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Soil is a big part of your everyday life; your clothes, your food, and even your electronics have a link of some kind to soil. Soil is one of the most valuable natural resources on Earth, and yet it is being lost from the land at an alarming rate. Iowa has some of the best soil in the world, but it’s eroding at an average rate of 5 tons of soil per acre every year. That means an inch of soil is lost every 15-20 years—but it takes the earth 500-1000 years to replenish that inch of soil.
When rain falls on the land, it’s taking away more than just soil. Nutrients such as nitrogen and phosphorus are applied to farm fields to help crops grow healthily. If a lot of nitrogen is applied, plants are not able to use it all up, and the excess moves as nitrate through the soil into the groundwater. Phosphate, on the other hand, attaches to soil particles and travels with sediment. Both nitrate and phosphate can increase the nutrient levels in streams and lakes, which leads to high amounts of algae growth.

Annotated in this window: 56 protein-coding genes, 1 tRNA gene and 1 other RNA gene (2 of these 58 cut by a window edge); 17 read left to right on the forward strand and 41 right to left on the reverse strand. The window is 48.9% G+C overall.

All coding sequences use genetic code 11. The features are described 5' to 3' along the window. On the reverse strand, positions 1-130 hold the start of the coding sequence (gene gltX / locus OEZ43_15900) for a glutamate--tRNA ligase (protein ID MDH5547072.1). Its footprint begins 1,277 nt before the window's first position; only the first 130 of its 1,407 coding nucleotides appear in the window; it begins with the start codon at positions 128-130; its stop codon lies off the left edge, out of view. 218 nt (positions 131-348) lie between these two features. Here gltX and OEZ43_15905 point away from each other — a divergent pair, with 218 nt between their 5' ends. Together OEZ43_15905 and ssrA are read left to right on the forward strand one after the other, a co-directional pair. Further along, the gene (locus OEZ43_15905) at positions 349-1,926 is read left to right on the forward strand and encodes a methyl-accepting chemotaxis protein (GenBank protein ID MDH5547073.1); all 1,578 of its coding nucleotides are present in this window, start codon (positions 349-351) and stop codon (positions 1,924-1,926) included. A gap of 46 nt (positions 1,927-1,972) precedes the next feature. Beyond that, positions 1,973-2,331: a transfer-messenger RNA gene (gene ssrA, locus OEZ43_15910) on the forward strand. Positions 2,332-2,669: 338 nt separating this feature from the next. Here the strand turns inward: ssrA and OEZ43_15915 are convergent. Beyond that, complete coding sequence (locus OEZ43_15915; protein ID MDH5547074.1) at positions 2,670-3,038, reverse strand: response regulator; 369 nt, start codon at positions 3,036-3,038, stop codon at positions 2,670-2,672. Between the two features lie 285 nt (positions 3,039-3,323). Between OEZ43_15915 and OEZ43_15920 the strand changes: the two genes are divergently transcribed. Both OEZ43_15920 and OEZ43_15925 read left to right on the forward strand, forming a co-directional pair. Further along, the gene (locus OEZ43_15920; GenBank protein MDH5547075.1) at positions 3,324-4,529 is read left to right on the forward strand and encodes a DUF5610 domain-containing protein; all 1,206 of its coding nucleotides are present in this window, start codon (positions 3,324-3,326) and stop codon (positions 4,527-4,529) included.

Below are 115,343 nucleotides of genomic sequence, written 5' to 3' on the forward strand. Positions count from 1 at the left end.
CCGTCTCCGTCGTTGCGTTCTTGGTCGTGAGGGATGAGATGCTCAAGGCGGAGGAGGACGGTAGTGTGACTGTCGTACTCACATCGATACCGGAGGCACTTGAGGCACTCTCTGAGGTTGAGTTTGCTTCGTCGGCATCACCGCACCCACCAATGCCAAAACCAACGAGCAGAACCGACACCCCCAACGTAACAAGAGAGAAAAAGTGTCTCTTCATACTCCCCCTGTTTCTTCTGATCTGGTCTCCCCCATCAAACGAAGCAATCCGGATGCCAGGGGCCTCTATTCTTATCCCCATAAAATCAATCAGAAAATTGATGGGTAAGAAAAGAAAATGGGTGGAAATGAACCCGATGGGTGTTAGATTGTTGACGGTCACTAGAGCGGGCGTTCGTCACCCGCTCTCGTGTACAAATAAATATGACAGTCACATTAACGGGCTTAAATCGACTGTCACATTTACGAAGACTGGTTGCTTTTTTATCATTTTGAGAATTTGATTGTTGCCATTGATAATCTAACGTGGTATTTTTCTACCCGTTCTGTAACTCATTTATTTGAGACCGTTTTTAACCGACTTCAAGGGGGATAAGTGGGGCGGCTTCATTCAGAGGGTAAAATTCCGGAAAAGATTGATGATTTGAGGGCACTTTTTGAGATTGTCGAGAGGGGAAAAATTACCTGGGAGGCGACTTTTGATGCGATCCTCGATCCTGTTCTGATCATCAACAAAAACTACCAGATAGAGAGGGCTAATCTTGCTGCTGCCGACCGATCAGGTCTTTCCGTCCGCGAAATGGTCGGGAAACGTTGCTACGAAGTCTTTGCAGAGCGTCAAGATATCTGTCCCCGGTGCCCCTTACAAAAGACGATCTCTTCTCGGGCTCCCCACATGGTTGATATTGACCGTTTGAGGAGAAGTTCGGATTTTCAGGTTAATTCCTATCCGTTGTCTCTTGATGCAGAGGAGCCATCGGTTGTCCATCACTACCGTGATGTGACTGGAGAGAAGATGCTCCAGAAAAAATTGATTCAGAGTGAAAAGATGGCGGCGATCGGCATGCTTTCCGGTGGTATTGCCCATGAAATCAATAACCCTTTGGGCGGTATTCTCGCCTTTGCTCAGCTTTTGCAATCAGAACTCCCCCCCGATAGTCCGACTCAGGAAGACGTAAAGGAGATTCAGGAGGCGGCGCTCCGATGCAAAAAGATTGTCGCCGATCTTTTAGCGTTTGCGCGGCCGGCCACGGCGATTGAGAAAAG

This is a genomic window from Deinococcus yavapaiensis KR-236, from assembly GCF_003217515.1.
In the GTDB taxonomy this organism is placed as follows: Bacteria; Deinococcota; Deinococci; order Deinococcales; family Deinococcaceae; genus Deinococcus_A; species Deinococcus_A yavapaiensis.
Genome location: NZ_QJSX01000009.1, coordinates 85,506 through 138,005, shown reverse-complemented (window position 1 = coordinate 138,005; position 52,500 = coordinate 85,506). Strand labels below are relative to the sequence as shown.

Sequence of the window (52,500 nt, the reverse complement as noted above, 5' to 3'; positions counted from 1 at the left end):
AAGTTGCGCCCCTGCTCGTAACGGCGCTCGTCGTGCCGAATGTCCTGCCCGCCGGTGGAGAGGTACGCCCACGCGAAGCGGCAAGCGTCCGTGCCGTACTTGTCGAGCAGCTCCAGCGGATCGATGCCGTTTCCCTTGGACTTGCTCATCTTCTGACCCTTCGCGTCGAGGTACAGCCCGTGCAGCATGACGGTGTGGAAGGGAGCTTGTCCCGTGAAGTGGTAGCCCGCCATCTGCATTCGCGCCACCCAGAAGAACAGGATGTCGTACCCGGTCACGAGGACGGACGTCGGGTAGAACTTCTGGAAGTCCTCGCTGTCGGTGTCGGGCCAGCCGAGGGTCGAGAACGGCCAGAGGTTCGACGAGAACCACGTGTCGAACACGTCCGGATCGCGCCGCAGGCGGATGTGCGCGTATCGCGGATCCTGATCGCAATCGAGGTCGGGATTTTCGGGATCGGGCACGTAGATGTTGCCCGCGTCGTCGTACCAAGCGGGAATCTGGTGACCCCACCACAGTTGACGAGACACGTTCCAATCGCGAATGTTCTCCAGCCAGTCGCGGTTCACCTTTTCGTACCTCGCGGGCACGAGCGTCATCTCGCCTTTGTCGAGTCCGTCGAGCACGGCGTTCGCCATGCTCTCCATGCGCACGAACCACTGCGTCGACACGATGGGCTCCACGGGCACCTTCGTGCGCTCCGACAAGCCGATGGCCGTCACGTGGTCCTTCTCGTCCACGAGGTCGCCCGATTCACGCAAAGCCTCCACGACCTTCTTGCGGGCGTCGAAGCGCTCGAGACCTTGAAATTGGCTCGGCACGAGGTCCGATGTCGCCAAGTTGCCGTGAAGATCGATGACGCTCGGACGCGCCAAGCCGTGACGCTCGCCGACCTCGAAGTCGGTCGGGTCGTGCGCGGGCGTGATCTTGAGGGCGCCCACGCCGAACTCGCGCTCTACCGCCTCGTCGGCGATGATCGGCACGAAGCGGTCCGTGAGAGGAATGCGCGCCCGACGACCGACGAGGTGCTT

There are numerous conservation practices that can be used to reduce the amount of nutrients being lost from fields. Terraces, grass waterways, and buffer strips are effective in taking nutrients and sediment out of the water before it gets to the stream. No-till and strip-till farming leave plenty of crop residue on the surface of the soil to protect it from erosion. Using cover crops after harvest not only provides a living cover to hold and protect the soil, and these plants also uptake excess nutrients that would be vulnerable to leaching. Strategic placement of wetland areas can reduce excess nutrients from reaching streams, and also provide habitat for a variety of wildlife. These practices not only protect our soil and water quality, but add beauty to the landscape, as well.
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